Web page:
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Connecticut Governor Aides Set for Talks on Federal School Bill

Seeking to avoid confrontation and the possibility that Connecticut will be the lead challenger to President Bush's signature education bill, Gov. M. Jodi Rell has brokered a meeting for Monday in Washington between her administration and top officials of the federal Department of Education.

Ms. Rell, a Republican, interceded in a dispute that has grown increasingly heated between Connecticut's education department and the Republican administration in Washington over implementation of the No Child Left Behind Act.

"It is time to ratchet down the rhetoric and address the real issues that face Connecticut and other states," Governor Rell said in a statement released late yesterday. "Our state officials will discuss flexibility and funding concerns about the No Child Left Behind Act. I hope the meeting will produce positive results."

Connecticut has been one of several states chafing at parts of the 2001 act that they find onerous, and state officials had been unable to secure a face-to-face meeting with Margaret Spellings, the secretary of the United States Department of Education, to discuss their concerns.

High on their list of grievances is the mandate, taking effect in the next school year that requires states to test their students' proficiency each year. Right now, Connecticut administers statewide proficiency tests every other year.

Connecticut's education department, led by Commissioner Betty J. Sternberg, has argued that the money would be better spent in the classroom than on tests. But Ms. Spellings has refused to budge, calling the annual tests a core principle of the act.

Last week, the Connecticut attorney general, Richard Blumenthal, a Democrat, announced that he intended to sue the federal government to stop the additional testing on the grounds that the law in question explicitly forbids Washington to impose mandates on state and local entities that it does not finance. He urged other states to join in the suit, but so far none have committed.

Meanwhile, state and federal officials have been engaged in a bitter tit-for-tat in letters, editorials and television interviews, creating their own version of a schoolyard brawl.

The rift grew last week when Ms. Spellings, asked about Connecticut during a television appearance, said it was "un-American, I would call it, for us to take the attitude that African-American children in Connecticut living in inner cities are not going to be able to compete, are not going to be prepared to compete in this world and are not going to be educated to high levels. That's the notion, the soft bigotry of low expectations, as the president calls it, that No Child Left Behind rejects."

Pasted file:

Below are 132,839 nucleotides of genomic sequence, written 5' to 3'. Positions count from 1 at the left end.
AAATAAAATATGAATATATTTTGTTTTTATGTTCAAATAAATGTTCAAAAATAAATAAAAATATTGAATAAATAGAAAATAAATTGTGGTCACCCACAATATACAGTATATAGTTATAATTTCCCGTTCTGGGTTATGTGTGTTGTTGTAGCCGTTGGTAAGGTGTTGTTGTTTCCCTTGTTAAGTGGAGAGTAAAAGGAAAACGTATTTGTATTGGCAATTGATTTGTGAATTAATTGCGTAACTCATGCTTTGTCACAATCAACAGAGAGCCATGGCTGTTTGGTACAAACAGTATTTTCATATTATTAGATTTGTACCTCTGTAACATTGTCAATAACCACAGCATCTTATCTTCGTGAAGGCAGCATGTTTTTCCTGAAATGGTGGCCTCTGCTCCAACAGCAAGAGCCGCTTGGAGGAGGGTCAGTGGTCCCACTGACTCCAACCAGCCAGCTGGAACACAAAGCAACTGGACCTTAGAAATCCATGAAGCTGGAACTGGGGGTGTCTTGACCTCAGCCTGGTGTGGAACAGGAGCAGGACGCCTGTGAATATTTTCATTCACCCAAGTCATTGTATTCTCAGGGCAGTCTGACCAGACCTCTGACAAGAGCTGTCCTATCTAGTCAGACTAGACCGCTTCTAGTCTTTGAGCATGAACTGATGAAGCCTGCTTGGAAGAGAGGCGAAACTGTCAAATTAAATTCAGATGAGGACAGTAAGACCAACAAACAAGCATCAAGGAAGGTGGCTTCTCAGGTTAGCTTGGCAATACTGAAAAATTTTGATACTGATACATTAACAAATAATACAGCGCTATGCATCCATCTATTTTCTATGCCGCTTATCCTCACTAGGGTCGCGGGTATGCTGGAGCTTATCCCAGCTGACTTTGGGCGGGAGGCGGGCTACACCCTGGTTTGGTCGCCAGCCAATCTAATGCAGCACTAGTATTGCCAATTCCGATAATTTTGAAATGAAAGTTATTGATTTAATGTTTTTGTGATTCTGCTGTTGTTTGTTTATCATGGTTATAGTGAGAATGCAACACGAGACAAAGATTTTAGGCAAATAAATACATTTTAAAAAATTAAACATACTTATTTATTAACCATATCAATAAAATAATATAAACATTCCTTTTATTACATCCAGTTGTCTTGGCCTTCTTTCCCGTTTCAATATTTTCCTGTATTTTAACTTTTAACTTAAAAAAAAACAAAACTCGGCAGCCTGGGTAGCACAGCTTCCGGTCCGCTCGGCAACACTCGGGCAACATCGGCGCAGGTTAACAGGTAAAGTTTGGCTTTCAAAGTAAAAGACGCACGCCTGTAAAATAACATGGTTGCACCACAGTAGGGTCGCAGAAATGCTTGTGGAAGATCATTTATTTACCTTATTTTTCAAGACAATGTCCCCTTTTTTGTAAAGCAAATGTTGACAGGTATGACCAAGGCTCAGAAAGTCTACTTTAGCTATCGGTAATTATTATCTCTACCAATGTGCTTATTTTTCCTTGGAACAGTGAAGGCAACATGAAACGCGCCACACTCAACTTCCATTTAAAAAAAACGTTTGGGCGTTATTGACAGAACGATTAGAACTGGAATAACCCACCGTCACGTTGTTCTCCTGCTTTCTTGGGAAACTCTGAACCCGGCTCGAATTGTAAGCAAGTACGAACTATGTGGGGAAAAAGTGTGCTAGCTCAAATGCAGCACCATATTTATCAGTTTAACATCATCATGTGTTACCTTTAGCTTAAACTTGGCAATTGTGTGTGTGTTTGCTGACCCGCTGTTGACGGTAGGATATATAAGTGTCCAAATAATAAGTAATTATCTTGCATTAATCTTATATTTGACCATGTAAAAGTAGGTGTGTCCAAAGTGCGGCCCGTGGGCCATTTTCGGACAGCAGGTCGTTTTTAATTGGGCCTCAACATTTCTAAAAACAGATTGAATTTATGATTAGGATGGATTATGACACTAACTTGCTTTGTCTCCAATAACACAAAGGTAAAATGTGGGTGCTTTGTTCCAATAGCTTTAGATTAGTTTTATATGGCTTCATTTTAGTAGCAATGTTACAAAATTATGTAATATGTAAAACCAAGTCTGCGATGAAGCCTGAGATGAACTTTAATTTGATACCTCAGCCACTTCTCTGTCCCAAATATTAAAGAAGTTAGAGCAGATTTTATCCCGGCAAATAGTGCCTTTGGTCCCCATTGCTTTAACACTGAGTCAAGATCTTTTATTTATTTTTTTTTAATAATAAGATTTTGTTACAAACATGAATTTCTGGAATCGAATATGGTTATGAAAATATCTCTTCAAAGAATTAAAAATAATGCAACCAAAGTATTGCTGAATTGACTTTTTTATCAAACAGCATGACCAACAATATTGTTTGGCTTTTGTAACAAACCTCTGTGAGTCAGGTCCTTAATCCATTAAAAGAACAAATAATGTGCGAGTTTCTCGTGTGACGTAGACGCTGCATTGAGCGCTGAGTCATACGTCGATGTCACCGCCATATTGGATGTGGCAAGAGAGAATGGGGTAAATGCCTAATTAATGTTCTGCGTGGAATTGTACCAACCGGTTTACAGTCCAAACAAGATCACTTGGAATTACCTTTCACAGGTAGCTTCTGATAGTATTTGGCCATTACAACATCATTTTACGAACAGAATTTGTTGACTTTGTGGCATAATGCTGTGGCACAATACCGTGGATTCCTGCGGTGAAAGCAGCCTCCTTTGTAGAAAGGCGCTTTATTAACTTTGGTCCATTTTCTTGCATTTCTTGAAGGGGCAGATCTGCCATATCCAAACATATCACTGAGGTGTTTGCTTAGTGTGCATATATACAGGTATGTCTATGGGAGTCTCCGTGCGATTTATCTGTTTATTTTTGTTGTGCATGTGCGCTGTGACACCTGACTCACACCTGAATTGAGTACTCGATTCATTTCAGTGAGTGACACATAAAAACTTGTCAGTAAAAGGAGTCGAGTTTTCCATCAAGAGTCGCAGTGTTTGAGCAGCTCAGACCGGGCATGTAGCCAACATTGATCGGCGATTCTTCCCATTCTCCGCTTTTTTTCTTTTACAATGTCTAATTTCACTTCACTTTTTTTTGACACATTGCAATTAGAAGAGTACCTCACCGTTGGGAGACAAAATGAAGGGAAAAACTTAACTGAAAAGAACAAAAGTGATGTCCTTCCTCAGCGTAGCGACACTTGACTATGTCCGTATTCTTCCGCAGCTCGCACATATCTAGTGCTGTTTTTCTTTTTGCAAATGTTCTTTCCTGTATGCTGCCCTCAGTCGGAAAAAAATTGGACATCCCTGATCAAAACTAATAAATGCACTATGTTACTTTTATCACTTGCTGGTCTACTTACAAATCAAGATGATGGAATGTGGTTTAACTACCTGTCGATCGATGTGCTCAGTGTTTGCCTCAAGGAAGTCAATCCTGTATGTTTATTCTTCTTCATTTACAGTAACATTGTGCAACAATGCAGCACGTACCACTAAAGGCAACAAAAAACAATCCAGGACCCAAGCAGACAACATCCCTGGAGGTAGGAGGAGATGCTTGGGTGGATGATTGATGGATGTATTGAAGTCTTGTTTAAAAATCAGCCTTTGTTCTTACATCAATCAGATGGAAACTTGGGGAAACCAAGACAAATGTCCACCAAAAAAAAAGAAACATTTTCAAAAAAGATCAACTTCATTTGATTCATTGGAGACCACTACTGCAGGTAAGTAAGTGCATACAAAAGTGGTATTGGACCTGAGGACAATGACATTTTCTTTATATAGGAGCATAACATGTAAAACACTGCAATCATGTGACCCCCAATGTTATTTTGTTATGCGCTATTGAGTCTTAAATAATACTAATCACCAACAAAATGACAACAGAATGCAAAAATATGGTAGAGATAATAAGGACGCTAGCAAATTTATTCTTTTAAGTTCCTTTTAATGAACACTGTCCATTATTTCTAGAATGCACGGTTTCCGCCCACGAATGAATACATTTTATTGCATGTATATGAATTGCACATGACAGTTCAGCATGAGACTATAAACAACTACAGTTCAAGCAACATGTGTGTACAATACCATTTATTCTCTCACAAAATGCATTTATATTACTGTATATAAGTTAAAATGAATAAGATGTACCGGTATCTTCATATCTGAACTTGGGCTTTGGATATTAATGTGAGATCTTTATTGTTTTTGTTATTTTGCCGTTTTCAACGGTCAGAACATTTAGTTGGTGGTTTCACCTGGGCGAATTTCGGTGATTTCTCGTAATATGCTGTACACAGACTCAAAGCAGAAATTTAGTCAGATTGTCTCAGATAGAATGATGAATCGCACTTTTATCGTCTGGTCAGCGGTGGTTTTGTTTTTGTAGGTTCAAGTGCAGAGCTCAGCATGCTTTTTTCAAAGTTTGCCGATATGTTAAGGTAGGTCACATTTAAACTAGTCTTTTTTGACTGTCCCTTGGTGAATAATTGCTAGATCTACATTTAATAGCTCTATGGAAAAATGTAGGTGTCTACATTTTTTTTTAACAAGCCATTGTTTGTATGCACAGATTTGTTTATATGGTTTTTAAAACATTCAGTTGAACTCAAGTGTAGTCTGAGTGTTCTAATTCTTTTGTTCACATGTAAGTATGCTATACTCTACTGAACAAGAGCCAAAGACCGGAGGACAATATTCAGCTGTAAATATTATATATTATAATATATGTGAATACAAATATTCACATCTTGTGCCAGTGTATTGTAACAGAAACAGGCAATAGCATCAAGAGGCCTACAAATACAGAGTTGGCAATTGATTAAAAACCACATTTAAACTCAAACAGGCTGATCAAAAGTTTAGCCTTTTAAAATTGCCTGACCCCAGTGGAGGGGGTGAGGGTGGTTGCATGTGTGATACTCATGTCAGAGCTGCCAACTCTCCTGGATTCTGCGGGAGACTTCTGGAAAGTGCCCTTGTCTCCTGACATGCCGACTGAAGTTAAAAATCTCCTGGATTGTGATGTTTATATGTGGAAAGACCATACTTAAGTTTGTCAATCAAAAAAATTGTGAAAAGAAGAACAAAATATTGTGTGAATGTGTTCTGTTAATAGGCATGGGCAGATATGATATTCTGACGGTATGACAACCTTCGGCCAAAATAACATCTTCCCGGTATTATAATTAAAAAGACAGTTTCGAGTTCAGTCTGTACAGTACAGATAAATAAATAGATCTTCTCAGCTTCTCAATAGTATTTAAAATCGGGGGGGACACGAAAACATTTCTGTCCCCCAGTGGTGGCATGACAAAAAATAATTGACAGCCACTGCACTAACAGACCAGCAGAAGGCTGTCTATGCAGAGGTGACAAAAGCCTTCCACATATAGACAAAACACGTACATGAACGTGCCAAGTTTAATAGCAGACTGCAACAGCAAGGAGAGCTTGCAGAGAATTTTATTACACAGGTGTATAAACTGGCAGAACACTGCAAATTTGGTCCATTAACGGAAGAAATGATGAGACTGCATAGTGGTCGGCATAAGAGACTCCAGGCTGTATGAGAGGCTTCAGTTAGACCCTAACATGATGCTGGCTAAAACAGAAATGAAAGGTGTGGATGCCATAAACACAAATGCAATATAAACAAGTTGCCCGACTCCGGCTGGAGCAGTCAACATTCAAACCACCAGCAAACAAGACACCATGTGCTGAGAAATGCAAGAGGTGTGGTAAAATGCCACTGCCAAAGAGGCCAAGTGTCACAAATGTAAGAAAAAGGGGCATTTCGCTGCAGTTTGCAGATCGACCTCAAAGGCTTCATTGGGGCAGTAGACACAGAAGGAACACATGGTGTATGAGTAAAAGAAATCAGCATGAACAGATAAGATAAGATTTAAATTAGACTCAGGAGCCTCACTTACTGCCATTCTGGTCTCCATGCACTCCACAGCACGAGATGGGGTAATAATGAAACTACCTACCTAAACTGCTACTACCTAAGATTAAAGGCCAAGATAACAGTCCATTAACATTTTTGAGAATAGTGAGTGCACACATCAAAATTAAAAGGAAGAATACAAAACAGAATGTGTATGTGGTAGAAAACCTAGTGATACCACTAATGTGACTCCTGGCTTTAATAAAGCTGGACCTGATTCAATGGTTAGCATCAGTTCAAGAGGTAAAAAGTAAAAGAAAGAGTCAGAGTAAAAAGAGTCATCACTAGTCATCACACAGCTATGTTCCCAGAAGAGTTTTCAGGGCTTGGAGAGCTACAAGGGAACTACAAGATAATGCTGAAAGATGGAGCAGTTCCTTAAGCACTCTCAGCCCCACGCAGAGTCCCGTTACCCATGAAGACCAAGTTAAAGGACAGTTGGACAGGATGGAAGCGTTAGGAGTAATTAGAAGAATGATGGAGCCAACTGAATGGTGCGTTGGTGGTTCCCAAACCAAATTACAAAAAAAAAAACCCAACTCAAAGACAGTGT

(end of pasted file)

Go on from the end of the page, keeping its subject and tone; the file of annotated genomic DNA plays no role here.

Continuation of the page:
Ms. Sternberg wrote to Ms. Spellings, demanding an apology.

"Are we back in the McCarthy era?" Ms. Sternberg asked in an interview. "Are we un-American because we're asking for a waiver?"

A spokeswoman for Ms. Spellings, Susan Aspey, said her office had just received the letter and was preparing a response.

Mrs. Rell's managerial style has always leaned more toward schoolmarm diplomacy than to antagonism or bullying. Late yesterday, her office announced that she had stepped in to put an end to the dispute and had appealed to officials in the White House and to Ms. Spellings.

Hearing of the change, Mr. Blumenthal said that he would await the results of Monday's meeting before filing a lawsuit, but that he was still prepared to move forward with it.

Representing Connecticut at the meeting will be Ms. Sternberg; the State Board of Education chairman, Allan Taylor; and Connecticut's Department of Education attorney, Mark Stapleton.

Ms. Aspey noted that Ms. Spellings had "invited" Ms. Sternberg to meet with her, and that her subordinates had met with Connecticut officials as recently as last month.

"We've had an ongoing dialogue with the state to help them on the law's implementation, and the secretary's upcoming meeting is a continuation of that," Ms. Aspey said.

A cost analysis prepared by the state's education department projects that by 2008 Connecticut will have shouldered $41 million in unreimbursed obligations because of the new law, and that additional assessments in grades 3, 5 and 7 will cost $8 million more than what Washington is expected to pay.

Ms. Spellings has called those estimates "off the mark."

— Alison Leigh Cowan
New York Times
2005-04-14
http://query.nytimes.com/mem/tnt.html?emc=tnt&tntget=2005/04/14/nyregion/14rell.html&tntemail0


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